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I Hate Chain Letters


I cannot express in words how much I hate chain letters. Even during the halcyon days of the internet, when gopher was a legitimate protocol and Pine was the email client of choice, there loomed the plague of the chain letter: an abomination born of pipe dreams, superstition and ignorance. By preying on humanity’s most mundane hopes and fears, these cursed entities propagated themselves throughout mankind’s digital memory and wasted precious moments of our lives that could have otherwise been spent productively (on endeavours such as Facebook and Angry Birds).

To eradicate evidence of their existence, I’ve set up elaborate email filters that algorithmically detect and sent into digital purgatory any incoming mail that vaguely resembles a chain letter. For the low price of £10 (S&H not included) and occasionally losing an email of actual importance, you too can achieve protection from chain letters.

To my chagrin, a chain letter of the sneaky variety circumvented my security measures and infiltrated my inbox on September 12th. Beyond the knee-jerk reaction of wondering how much I owed myself in damages, I couldn’t help but to notice the chain letter was overtly Islamophobic. The crux of the email is that a store owned by Muslims in Houston, Texas posted the following sign on its door: “We will be closed on Friday, September 11, 2009 to commemorate the martyrdom of Imam Ali”. The malicious email then went on spew out two inflammatory falsehoods: 1) Imam Ali was one of the terrorists responsible for the September 11 World Trade Center attack and 2) schools in the UK ceased teachings on the Holocaust for fear of offending Muslims.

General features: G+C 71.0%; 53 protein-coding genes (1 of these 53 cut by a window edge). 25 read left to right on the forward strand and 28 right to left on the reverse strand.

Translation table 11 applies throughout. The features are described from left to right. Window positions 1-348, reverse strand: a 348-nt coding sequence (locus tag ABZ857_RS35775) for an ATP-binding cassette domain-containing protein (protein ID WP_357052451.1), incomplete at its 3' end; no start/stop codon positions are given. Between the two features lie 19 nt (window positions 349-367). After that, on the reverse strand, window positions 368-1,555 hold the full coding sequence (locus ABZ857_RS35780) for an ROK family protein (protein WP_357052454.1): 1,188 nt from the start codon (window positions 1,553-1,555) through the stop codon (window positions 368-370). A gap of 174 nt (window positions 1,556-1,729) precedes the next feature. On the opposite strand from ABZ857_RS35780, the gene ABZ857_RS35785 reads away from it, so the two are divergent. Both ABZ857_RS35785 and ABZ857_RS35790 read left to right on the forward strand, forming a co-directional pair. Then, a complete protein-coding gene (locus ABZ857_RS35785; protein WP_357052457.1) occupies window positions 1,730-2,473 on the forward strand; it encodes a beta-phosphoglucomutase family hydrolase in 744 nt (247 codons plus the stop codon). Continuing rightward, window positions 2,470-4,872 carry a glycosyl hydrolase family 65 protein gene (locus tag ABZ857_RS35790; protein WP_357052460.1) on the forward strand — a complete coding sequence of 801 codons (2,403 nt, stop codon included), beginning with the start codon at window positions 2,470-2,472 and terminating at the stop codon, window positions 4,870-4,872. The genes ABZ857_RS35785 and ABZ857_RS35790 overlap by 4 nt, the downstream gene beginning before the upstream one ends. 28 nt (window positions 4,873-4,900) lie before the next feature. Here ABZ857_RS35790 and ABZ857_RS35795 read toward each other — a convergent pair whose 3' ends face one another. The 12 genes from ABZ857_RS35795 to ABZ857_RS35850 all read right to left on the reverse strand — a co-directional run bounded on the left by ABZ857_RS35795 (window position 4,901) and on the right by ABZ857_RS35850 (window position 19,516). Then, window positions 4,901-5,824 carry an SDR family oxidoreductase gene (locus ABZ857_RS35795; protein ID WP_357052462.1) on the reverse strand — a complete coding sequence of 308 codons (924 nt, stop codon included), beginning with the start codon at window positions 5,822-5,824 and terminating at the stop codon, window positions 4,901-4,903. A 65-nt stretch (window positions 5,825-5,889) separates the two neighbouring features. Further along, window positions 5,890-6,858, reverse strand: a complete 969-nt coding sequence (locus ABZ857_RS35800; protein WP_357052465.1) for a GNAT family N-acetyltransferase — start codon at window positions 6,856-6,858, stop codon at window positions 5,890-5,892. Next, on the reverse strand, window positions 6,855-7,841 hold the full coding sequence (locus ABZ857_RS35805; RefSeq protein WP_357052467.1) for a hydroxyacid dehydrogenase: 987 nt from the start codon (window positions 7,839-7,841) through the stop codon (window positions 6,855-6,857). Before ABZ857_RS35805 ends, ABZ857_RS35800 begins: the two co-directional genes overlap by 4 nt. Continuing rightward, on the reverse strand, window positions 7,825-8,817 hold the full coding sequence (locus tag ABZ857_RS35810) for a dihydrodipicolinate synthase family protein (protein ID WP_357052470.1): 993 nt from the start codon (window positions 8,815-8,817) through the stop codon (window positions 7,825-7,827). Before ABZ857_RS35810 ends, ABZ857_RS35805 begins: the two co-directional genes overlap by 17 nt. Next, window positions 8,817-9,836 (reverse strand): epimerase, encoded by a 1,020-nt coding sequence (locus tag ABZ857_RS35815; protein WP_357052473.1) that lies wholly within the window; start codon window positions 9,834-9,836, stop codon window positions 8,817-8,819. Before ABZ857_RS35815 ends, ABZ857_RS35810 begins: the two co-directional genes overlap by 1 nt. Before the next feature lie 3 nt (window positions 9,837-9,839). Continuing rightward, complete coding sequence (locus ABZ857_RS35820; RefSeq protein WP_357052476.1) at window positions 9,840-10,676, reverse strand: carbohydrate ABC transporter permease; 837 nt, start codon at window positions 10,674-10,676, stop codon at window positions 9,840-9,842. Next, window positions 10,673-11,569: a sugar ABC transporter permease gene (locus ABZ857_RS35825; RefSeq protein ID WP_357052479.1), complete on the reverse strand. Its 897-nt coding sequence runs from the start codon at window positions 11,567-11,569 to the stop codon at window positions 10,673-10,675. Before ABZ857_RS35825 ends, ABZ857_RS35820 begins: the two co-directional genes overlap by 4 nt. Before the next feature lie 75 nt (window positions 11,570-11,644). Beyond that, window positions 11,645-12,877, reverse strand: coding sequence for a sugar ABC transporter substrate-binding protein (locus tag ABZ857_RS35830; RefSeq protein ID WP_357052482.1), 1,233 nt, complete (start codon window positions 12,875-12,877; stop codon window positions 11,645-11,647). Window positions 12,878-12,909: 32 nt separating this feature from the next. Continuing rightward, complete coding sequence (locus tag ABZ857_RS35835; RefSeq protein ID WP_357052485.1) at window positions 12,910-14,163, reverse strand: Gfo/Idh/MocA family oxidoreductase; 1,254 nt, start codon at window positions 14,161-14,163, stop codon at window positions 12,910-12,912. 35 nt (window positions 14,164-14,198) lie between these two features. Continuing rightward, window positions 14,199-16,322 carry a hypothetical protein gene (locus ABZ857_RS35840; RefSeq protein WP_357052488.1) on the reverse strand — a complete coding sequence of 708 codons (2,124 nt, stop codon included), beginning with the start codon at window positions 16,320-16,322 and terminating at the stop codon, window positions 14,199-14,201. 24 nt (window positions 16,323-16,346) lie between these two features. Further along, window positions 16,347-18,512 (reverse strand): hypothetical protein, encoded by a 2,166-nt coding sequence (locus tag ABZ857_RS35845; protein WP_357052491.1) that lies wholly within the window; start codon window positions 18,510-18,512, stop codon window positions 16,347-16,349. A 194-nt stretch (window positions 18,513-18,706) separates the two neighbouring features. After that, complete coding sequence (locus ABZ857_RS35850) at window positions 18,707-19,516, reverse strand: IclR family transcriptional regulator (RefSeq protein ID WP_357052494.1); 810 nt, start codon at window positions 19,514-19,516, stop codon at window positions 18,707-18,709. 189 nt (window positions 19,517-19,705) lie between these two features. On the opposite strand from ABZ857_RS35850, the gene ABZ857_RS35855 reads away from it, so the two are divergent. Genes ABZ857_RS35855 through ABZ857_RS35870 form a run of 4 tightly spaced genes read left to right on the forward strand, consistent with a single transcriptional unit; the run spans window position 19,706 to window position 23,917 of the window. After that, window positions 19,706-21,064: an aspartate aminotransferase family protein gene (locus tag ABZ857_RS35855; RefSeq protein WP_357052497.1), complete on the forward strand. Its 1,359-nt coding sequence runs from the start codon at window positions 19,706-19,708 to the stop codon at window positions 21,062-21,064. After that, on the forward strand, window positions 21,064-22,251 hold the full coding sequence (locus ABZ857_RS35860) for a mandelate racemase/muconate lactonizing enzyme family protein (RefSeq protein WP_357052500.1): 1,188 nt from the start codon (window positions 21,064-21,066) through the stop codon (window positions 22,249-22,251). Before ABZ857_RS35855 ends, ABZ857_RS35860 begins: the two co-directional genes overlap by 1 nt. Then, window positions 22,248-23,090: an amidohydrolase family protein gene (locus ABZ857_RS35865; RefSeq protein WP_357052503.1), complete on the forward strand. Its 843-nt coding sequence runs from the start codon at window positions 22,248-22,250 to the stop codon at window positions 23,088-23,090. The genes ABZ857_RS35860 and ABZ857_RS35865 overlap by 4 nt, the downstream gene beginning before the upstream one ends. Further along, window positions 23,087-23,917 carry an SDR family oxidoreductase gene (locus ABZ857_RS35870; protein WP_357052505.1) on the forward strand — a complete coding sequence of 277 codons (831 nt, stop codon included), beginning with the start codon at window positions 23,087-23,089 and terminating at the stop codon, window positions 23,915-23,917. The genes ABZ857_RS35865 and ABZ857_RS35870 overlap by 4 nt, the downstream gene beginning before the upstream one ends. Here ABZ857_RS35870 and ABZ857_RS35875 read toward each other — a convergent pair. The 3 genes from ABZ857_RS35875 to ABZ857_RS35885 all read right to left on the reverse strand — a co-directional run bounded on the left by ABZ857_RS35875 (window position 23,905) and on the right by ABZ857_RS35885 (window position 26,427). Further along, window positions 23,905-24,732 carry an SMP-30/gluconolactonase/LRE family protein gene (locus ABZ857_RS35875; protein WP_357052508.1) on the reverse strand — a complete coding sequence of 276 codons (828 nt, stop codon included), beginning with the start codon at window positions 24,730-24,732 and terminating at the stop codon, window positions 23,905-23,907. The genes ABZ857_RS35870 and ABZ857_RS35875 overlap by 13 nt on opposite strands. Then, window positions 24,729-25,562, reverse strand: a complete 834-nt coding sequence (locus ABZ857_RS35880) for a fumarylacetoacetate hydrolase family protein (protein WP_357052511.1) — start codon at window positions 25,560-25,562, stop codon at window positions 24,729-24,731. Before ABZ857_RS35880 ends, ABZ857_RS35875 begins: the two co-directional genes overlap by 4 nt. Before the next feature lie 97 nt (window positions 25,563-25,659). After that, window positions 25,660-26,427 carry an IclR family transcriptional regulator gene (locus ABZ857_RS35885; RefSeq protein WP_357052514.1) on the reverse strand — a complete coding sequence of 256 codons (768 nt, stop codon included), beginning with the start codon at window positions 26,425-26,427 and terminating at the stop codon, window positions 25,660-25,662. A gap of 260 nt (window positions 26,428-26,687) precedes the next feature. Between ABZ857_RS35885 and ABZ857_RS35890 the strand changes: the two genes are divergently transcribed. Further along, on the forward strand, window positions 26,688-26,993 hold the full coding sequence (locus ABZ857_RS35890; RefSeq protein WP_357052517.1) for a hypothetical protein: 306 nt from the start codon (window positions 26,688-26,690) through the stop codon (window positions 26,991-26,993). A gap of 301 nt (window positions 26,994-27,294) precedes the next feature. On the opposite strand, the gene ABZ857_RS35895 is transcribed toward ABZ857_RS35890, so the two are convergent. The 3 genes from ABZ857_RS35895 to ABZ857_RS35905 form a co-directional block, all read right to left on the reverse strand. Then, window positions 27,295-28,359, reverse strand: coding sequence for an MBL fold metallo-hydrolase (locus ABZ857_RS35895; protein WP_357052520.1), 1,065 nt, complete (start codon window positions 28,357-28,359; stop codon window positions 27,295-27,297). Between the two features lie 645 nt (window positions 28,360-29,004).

Cursing under my breath over the amount of Angry Birds study time I’d be losing out on, I decided to investigate what the blazes really happened. The removal of the Holocaust from the educational curriculum is just hogwash and not even worth addressing.

It turns out that the sign and picture are real. However, Imam Ali is actually a 7th century religious figure, the first Imam according to adherents of Shi’a Islam and wasn’t alive for the Gunpowder Plot, much less the Sept. 11 attacks. Imam Ali’s death occurred on the 21st day of Ramadan, and his contributions are thus celebrated on that day by Shi’a Muslims. The lunar calendar is used to figure out when Ramadan occurs, and because there’s only 354 or 355 days in the lunar year, it occurs roughly 11 or 12 days earlier every year when marked on the Gregorian calendar. It just so happened that the 21st day of Ramadan fell on September 11 in 2009.

The shop owner went so far as to apologize for the confusion and added a blurb about who Imam Ali was for future signs. Islam is Peace after all.

What is worth contemplating is how ignorance and fear are being used to propagate chain letters. The only weapons we have against these abominations are the light of reason and earnest attempts to understand those who we may fear. Only then can we slay the foe that are chain letters.